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A Unique Gospel Genre?

The Form Critics and the Unique Genre

Martin Dibelius and Rudolf Bultmann were the key pioneers in developing form criticism, a critical approach to the Gospels that was especially influential in the first half of the twentieth century and beyond, and I have provided a brief overview of the history, tenets, and criticisms of form criticism here. How did they relate the Gospels to other literature in the ancient world?

Dibelius judged the early Christians to be unliterary persons who had no need to record history in light of the imminent end of the age, so the only form in which the Jesus tradition could be preserved was in the kerygma or their missionary “preaching” (Tradition, 60-61). The evangelists were not literary composers but, principally, collectors or editors of traditions (1, 3). Bultmann outlines how the kerygma of Jesus death and resurrection became fixed in creeds (1 Cor 15:3-5), was expanded with prophetic proof-texts and the rituals of the baptism and the Lord’s Supper (i.e. Eucharist), filled out with miracles and pronouncement stories confirming Jesus’ authority (i.e. Mark), and finally was linked with sayings that were originally passed down separately for exhortation or instruction (i.e. Matthew and Luke’s use of Mark and “Q”) (Theology, 86).

For Dibelius (5-6) and Bultmann (Synoptic Tradition, 6-7), the closest analogies are folktales, fairy-stories, folk songs, and cult legends (e.g. hagiography of saints, anecdotes about Rabbis, tales of Hellenistic heroes, or the Jataka collection of Buddhist canon). K. L. Schmidt emphasized that the Gospels are not Hochliteratur (high literature) but, like folk books or cult legends, they developed akin to German folktales (e.g., Dr. Faustus) or hagiographic tales in a cultic context and the Gospels lack an authorial “I” or distinct personality or intention of the author present even in Philostratus’ Life of Apollonius (“Literaturgeschichte,” 76, 82, 114). M. Eugene Boring adds that, unlike biographies, the Gospels juxtapose images of Jesus’ humanity and divinity through the secrecy motif, proclaim the climax of universal history rather than just narrate an individual subject, do not distinguish the past historical figure and the present Lord, are constituted by oral units formed out of preaching, and express the Christ-event in parabolic imagery (Mark, 7-8).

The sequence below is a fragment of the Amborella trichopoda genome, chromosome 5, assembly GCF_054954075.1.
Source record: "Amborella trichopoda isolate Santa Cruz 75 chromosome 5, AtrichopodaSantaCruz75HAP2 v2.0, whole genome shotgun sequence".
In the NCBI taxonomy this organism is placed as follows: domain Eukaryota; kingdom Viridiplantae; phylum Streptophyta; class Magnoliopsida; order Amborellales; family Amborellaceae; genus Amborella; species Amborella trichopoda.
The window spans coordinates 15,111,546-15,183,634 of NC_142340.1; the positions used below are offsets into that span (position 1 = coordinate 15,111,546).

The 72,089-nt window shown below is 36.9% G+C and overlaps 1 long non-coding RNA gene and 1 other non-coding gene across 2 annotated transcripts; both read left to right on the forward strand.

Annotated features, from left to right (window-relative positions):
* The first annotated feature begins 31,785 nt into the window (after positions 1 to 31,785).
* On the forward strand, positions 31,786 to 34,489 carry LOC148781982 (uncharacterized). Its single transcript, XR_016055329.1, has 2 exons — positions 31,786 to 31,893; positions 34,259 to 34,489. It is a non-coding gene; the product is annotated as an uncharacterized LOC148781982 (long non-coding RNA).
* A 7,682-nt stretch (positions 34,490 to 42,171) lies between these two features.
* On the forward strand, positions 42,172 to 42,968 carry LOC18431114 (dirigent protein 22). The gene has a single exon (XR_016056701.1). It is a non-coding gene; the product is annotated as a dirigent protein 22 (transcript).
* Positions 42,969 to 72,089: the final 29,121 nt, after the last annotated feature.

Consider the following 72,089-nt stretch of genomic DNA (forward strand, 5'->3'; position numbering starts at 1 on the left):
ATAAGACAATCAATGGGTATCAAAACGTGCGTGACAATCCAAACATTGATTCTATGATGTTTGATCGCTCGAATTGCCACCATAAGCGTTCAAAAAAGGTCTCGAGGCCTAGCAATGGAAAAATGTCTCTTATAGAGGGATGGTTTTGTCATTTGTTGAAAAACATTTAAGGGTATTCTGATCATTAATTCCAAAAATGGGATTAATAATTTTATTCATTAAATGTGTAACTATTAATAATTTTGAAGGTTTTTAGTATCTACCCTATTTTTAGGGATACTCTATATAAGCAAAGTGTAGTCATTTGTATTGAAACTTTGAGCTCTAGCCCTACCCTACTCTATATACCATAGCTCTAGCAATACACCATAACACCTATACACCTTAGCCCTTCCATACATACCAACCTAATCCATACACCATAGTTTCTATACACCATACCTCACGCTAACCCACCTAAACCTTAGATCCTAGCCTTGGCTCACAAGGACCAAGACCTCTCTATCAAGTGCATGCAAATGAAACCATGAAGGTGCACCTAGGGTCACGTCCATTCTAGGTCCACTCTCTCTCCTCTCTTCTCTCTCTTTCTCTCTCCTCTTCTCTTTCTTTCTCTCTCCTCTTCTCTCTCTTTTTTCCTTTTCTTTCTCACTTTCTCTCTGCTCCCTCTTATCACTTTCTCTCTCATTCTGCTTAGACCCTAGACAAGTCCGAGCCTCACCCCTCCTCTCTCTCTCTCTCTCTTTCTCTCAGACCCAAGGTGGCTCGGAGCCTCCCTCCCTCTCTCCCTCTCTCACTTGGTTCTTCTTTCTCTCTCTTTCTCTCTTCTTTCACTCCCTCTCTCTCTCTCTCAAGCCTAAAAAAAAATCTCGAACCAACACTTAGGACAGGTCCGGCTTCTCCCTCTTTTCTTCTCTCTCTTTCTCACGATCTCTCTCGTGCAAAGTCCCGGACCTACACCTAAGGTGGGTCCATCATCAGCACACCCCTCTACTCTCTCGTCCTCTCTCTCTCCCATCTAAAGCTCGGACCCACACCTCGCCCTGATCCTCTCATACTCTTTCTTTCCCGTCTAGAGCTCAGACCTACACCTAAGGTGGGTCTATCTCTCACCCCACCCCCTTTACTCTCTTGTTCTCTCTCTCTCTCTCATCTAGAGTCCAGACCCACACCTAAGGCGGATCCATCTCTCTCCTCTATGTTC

• Boring, M. Eugene.  Mark: A Commentary. The New Testament Library. Westminster John Knox Press: Louisville, London, 2006.
  • Bultmann, Rudolf.  The History of the Synoptic Tradtion.  Translated by John Marsh; Oxford: Basil Blackwell, 1972; The Theology of the New Testament: Volume I.  New York: Schribner, 1951.
  • Dibelius, Martin.  From Tradition to Gospel. Translated by Bertram Lee Woolf. Cambridge: James Clarke, 1971.
  • Meagher, John C. “The Implications for Theology of a Shift from the K. L. Schmidt Hypothesis of the Literary Uniqueness of the Gospels.”  Pages 203-33 in Colloquy on New Testament Studies.  Edited by Bruce C. Corley. Macon: Mercer University Press, 1983.  [Critiques the Form Critical View]
  • Schmidt, K.L.  “Die Stellung der Evangelien in der allgemeinen Literaturgeschichte” in EYXAPIΣTHPION: Studien zur Religion und Literatur des Alten und Neuen Testaments [‘The Place of the Gospels in the General History of Literature’ in Eucharisterion: Studies on Religion and Literature of the Old and New Testaments].
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